It’s been a year since Google announced AMP support would be coming to its email apps and web clients, and the rollout has finally started. (A handful of other email providers have joined the cause as well.)
AMP — short for “Accelerated Mobile Pages” — is being hyped as the next big step for email, akin to how RCS is the next big step for mobile carrier text messages (also backed by Google, naturally). It has been around since 2015 or so, and has traditionally been used to help developers build faster, more responsive websites.
AMP can also make email messages more interactive and helpful. Instead of emails being a static container of text, images, links, and maybe an attachment or two, developers can create AMP-based emails that act like self-contained web pages; you won’t have to open a new browser tab or app to complete tasks like booking a hotel, opening attachments, or filling out a survey. Instead, you can do all these actions within the email.
Will this change how I use email?
Yes, insofar as it’ll make some emails look and act differently and reduce the number of external pages or apps you need to juggle for completing email tasks. But while AMP will likely make communication smoother for businesses and gives developers a wider toolset to use for email, in general, this new technology won’t change the messages you send to others.
You’ll probably start seeing these web page-like emails showing up as more companies and email providers support AMP, which is a limited list so far. Currently, Gmail, Yahoo Mail, Outlook, and Mail.ru are the only main email services supporting AMP, along with businesses like Booking.com, Despegar, Doodle, Ecwid, Freshworks, Nexxt, OYO Rooms, Pinterest and Redbus.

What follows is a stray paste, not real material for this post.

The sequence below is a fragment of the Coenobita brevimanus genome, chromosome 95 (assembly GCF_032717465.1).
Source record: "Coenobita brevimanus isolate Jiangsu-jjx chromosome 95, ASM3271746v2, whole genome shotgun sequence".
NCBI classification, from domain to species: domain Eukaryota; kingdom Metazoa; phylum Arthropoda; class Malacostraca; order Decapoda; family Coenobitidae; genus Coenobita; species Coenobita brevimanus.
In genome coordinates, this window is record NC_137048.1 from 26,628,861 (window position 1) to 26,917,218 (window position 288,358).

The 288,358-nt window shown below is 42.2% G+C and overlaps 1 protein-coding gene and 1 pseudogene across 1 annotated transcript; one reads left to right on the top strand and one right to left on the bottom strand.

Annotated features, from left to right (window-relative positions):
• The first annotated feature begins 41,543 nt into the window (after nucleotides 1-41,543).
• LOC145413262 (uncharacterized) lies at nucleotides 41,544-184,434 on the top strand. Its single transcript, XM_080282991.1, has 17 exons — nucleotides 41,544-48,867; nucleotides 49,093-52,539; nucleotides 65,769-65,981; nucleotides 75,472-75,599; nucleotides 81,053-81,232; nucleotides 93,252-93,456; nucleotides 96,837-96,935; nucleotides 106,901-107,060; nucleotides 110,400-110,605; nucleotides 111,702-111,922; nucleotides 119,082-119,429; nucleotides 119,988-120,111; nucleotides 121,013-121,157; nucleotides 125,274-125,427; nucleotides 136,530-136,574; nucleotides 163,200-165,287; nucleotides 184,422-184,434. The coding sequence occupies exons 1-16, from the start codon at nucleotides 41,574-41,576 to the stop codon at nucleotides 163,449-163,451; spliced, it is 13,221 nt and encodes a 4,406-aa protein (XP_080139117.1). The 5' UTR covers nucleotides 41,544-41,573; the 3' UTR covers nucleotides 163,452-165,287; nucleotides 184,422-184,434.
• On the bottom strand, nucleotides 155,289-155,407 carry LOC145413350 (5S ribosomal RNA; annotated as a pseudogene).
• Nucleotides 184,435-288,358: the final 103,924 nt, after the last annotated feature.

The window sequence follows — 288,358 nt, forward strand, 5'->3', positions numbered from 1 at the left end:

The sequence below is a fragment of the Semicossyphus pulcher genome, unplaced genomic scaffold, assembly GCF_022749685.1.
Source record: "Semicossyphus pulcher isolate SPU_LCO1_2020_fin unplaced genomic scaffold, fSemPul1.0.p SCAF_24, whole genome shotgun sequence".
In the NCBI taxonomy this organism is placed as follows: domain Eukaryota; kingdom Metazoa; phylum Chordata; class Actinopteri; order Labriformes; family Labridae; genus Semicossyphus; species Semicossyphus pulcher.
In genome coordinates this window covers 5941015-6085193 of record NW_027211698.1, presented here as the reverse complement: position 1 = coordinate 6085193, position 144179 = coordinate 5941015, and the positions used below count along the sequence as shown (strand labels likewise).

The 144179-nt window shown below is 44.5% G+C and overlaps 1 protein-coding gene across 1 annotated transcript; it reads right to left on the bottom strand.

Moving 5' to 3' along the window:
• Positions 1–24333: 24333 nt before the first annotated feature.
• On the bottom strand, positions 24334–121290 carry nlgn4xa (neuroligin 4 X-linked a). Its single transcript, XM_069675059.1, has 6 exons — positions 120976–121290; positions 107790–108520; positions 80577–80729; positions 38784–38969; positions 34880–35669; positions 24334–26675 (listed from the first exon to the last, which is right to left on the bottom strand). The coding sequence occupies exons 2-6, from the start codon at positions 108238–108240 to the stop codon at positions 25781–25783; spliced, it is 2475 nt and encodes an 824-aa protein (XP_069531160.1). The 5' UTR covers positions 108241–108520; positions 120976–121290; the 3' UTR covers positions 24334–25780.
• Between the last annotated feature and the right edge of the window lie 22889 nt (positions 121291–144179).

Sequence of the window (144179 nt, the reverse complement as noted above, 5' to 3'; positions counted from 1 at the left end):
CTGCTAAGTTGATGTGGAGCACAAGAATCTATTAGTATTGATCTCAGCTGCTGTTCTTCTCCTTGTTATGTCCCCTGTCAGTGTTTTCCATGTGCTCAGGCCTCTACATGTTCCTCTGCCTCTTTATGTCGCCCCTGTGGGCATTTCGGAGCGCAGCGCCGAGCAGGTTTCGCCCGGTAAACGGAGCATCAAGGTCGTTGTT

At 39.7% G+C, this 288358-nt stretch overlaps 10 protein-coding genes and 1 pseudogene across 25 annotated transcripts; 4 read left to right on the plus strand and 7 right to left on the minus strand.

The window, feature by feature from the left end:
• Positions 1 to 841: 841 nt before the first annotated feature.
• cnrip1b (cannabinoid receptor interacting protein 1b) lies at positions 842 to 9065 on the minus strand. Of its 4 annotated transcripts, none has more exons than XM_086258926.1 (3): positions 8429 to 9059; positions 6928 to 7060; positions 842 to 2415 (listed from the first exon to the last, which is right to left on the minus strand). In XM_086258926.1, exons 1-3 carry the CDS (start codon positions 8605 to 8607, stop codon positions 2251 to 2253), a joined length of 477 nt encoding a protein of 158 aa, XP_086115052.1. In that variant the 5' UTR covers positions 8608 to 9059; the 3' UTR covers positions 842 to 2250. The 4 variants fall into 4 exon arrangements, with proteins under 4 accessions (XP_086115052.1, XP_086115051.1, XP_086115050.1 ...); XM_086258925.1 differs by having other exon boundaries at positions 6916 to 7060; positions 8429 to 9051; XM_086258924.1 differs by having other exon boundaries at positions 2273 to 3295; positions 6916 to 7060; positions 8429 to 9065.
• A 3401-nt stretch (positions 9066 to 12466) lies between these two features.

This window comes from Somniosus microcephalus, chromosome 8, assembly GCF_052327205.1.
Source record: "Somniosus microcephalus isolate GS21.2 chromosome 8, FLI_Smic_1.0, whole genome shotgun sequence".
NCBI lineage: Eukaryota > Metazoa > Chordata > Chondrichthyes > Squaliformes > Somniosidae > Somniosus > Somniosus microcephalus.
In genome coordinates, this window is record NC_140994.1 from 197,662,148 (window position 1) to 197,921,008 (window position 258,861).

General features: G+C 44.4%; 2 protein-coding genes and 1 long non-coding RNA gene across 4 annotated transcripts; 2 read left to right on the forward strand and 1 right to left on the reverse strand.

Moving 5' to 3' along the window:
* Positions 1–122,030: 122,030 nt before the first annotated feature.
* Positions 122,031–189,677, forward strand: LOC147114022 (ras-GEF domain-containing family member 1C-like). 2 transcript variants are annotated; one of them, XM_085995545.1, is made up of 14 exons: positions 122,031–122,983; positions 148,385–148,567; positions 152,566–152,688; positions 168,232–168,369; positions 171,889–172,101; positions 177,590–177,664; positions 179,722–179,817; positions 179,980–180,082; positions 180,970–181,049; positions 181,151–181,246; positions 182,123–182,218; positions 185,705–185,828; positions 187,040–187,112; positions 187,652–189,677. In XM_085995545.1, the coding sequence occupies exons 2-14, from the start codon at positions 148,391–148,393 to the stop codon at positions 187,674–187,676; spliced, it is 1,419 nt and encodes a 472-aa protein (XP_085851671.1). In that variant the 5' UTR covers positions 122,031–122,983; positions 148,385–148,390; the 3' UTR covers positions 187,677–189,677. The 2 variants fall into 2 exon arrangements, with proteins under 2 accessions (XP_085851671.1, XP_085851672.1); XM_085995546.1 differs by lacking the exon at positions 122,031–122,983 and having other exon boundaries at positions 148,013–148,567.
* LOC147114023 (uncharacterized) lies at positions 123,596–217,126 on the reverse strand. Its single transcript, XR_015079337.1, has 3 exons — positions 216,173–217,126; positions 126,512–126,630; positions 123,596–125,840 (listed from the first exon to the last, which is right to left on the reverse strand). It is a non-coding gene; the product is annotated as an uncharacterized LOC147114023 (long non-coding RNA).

That said, for those whose email providers do not support AMP, the AMP-based email can fallback the standard HTML5 we’ve been used to for ages, so you shouldn’t have to worry about missing important messages.
Is this actually a good thing?
For usability and convenience, yes. At a surface level, AMP is going to be helpful to both users and businesses. However, there are concerns over whether this turns previously company-agnostic infrastructure—like email—into just another piece of Google’s platform, and some question AMP’s security.
While AMP emails would technically prevent users from accidentally clicking phishing links or downloading malicious attachments, some argue that having code running within an email message (not to mention ads and potential data-collection) is far riskier since ad blockers, pop-up blockers, and anti-virus software would usually be able to intercept sketchy links and files otherwise.
Even though these fears over privacy and Google’s spreading influence and control over the web are fair, they’re also mostly speculative at this point. Personally, I wouldn’t be too concerned about AMP; in fact, I think it’ll probably wind up being a convenient change that general users will welcome.
Besides, no matter how AMP email integration plays out, there’s almost always another option than what Google or other big companies are pushing.